Killam Seminar Series: Mechanisms of perceptual learning

Tuesday, September 15, 2020 16:00to17:00

The Killam Seminar Series at The Neuro

Supported by the generosity of the Killam Trusts, The Neuro’s Killam Seminar series hosts outstanding guest speakers whose research is of interest to the scientific community at The Neuro and McGill University.

Registration is available now on Eventbrite. ZOOM link sent to registrants.

Vimeo (livestreaming) https://www.mcgill.ca/neuro/channels/event/killam-seminar-series-mechanisms-perceptual-learning-324309

Speaker: Dr. Takeo Watanabe

Perceptual learning (PL) is defined as long-term performance improvement on a perceptual task as a result of perceptual experience (Sasaki, Nanez& Watanabe, 2011, Nat Rev Neurosci, 2011). We first found that PL occurs for task-irrelevant and subthreshold features and that pairing task-irrelevant features with rewards is the key to form task-irrelevant PL (TIPL) (Watanabe, Nanez & Sasaki, Nature, 2001; Watanabe et al, 2002, Nature Neuroscience; Seitz & Watanabe, Nature, 2003; Seitz, Kim & Watanabe, 2009, Neuron; Shibata et al, 2011, Science). These results suggest that PL occurs as a result of interactions between reinforcement and bottom-up stimulus signals (Seitz & Watanabe, 2005, TICS). On the other hand, fMRI study results indicate that lateral prefrontal cortex fails to detect and thus to suppress subthreshold task-irrelevant signals. This leads to the paradoxical effect that a signal that is below, but close to, one’s discrimination threshold ends up being stronger than suprathreshold signals (Tsushima, Sasaki & Watanabe, 2006, Science). We confirmed this mechanism with the following results: Task-irrelevant learning occurs only when a presented feature is under and close to the threshold with younger individuals (Tsushima et al, 2009, Current Biol), whereas with older individuals who tend to have less inhibitory control task-irrelevant learning occurs with a feature whose signal is much greater than the threshold (Chang et al, 2014, Current Biol). From all of these results, we conclude that attention and reward play important but different roles in PL. I will further discuss different stages and phases in mechanisms of PL (Seitz et al, 2005, PNAS; Yotsumoto, Watanabe & Sasaki, Neuron, 2008; Yotsumoto et al, Curr Biol, 2009; Watanabe & Sasaki, 2015, Ann Rev Psychol; Shibata et al, 2017, Nat Neurosci; Tamaki et al, 2020, Nat Neurosci).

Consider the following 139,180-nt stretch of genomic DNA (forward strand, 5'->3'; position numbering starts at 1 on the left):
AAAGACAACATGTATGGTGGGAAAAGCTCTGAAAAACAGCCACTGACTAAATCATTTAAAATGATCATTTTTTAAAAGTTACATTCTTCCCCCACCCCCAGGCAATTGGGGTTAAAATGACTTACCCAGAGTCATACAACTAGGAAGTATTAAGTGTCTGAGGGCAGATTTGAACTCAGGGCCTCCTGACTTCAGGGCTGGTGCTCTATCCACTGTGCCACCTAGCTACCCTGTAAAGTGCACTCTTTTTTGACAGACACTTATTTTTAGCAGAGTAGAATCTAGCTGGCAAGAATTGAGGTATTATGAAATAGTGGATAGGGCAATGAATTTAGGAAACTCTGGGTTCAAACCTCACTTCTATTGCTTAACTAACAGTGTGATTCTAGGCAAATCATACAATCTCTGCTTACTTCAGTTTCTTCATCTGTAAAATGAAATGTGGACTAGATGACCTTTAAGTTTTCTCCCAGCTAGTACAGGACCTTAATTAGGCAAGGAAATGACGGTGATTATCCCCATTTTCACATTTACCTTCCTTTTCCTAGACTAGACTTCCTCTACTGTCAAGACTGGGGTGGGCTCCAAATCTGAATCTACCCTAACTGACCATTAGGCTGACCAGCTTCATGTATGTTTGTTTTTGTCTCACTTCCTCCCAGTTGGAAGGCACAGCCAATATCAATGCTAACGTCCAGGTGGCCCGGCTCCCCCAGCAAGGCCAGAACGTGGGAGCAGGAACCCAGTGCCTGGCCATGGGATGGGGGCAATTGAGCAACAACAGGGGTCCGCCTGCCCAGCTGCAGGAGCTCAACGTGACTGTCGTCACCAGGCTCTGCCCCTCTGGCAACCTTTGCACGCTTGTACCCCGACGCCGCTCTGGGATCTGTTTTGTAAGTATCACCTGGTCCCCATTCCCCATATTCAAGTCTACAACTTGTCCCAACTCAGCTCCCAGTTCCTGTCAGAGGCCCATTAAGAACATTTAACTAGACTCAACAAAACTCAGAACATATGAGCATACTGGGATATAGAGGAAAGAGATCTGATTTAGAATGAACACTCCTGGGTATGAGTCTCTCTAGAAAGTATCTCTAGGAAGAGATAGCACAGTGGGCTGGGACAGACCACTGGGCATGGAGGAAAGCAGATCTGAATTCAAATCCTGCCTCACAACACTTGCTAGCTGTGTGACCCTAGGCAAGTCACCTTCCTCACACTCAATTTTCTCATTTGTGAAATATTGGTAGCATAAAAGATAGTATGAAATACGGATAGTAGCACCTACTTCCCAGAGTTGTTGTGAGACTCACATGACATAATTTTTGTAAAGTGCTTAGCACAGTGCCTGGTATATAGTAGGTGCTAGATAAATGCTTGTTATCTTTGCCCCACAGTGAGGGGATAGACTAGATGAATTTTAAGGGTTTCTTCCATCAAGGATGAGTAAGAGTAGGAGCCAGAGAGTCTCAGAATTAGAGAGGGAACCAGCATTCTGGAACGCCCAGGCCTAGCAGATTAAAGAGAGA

The event will be livestreamed via VIMEO.

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The Neuro (Montreal Neurological Institute-Hospital) is a bilingual academic healthcare institution. We are a McGill research and teaching institute; delivering high-quality patient care, as part of the Neuroscience Mission of the McGill University Health Centre. We are proud to be a Killam Institution, supported by the Killam Trusts.



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